This item by J.P. Green was first published on August 5, 2010.
Chris Bowers’s Open Left post, “Memo to Chris Dodd: We already have a unicameral legislature” provides one of the more succinct, lucid and compelling arguments for cloture reform yet presented. Bowers does a surgical shredding Senator Dodd’s case for keeping the 60 vote threshold for cloture. First up, Bowers shatters Dodd’s argument that the 60 vote requirement is needed to affirm the Senate’s unique role and the principle of our bicameral national legislature:
…You don’t need different vote thresholds to have a bicameral system. Consider:
1. 36 states have bicameral legislatures where no filibuster is allowed. Would Senator Dodd claim those 36 states do not actually have a bicameral system?
2. The 60-vote threshold is not in the Constitution. It just isn’t. That was never a requirement for a bicameral legislature.
3. If anything, the 60-vote threshold has created a unicameral system where the Senate has rendered the House irrelevant. Getting rid of the 60-vote threshold would give the two legislative bodies more equitable power.
I would add that the 60 vote cloture threshold is the foundation of gridlocked government, which is the primary goal of the G.O.P. I say this as an admirer of Senator Dodd, who has been one of the more reliable Democratic leaders on many key issues, but who, along with a handful of other Democratic senators, is simply wrong on cloture reform.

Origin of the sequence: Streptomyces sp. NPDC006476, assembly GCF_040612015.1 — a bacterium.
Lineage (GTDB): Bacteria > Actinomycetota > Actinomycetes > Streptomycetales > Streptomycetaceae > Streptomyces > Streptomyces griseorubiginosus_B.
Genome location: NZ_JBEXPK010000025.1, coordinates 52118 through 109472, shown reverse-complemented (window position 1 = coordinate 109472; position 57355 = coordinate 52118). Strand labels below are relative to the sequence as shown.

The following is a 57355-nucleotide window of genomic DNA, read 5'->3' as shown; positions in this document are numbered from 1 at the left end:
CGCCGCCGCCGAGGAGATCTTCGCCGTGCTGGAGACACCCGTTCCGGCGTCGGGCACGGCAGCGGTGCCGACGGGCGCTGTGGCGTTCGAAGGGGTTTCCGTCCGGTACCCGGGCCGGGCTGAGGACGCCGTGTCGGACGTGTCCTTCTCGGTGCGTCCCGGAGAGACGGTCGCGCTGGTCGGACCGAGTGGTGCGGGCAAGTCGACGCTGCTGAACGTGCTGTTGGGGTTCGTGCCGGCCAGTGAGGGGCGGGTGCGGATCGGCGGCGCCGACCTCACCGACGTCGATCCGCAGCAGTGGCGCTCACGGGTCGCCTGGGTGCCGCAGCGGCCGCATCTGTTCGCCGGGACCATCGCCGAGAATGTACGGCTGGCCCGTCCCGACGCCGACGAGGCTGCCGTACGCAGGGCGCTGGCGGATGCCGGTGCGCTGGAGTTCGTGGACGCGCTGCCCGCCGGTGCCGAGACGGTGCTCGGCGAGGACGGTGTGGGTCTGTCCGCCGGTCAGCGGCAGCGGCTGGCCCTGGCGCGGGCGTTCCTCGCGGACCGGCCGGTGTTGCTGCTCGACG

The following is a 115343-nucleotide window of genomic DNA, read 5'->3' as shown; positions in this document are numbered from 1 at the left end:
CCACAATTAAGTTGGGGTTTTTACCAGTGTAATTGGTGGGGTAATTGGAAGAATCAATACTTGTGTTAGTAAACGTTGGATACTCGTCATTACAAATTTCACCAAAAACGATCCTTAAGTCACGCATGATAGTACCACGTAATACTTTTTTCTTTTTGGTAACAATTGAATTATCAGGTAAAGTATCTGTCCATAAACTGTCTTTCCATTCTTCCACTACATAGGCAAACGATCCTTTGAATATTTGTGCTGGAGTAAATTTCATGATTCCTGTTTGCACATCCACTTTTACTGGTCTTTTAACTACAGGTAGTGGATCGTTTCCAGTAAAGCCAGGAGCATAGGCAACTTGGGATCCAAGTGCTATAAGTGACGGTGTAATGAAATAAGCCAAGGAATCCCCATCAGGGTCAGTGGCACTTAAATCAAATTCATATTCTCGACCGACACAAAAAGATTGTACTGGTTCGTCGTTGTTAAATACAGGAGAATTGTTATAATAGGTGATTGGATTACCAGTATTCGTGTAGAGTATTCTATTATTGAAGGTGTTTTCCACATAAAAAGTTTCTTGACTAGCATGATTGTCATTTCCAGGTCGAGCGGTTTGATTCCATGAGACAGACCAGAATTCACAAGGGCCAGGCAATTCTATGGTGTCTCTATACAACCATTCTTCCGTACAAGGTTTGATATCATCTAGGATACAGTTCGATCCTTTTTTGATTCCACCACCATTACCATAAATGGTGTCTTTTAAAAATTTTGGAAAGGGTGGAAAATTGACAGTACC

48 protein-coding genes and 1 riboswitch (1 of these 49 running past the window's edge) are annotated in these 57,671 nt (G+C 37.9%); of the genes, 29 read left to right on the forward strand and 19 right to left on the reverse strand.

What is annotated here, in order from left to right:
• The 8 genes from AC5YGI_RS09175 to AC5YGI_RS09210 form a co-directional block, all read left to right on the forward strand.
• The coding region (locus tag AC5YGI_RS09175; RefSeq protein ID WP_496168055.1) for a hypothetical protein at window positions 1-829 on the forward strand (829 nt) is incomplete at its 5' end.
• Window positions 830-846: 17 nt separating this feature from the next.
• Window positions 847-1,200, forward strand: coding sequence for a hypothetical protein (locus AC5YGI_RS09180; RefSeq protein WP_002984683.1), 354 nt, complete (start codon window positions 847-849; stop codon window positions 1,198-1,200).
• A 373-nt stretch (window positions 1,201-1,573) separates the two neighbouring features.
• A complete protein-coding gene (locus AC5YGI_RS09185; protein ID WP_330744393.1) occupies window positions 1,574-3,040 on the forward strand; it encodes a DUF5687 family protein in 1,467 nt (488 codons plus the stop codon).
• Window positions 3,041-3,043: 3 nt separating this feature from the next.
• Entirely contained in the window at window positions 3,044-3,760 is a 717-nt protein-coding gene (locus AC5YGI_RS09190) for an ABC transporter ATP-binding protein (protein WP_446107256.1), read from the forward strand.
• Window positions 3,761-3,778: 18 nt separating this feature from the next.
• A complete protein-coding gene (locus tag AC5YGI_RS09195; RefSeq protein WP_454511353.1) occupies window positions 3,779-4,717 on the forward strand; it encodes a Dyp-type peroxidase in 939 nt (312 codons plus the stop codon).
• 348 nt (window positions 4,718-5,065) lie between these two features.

Behind the unicameral legislature nonsense, Dodd’s case is essentially fear-driven, the old ‘we’re gonna miss the 60 vote requirement when we are in the minority’ argument. And yes, that could happen on occasion. But majority rule — the foundation of genuine democracy — is really the more important principle at stake here, and if we can’t have that, a 55 vote threshold is a step toward it. The way it is now, urgently needed reforms that could help millions of people are being held hostage by the 60-vote threshold, and that is unacceptable for a any government that purports to reflect the will of the people.
Bowers notes some related reforms that merit more serious consideration, and which might be achievable in a shorter time horizon that that which would be required for reducing the 60 vote threshold:
…if we do a better job focusing on the wider range of proposed rule changes–such as making unanimous consent non-debatable, requiring the filibuster to be a real talkathon where Senators have to stay on the floor (as Senator Lautenberg has proposed), or switching the burden of the cloture threshold on the opposition (for example, 45 votes to continue a filibuster, rather than 60 to break it, as Senator Bennet has proposed)-then the interest and momentum for reform could increase as people debate a wider range of possible reforms.
Bowers concedes that achieving any reform is an uphill struggle in the current political climate. But he adds, “Senate rules are not going to stay the same forever. The rules have changed in the past, and will change again in the future” — a key point for progressive Democrats to keep in mind in working for cloture reform. Although the obstacles are formidable at this political moment, we have to begin somewhere.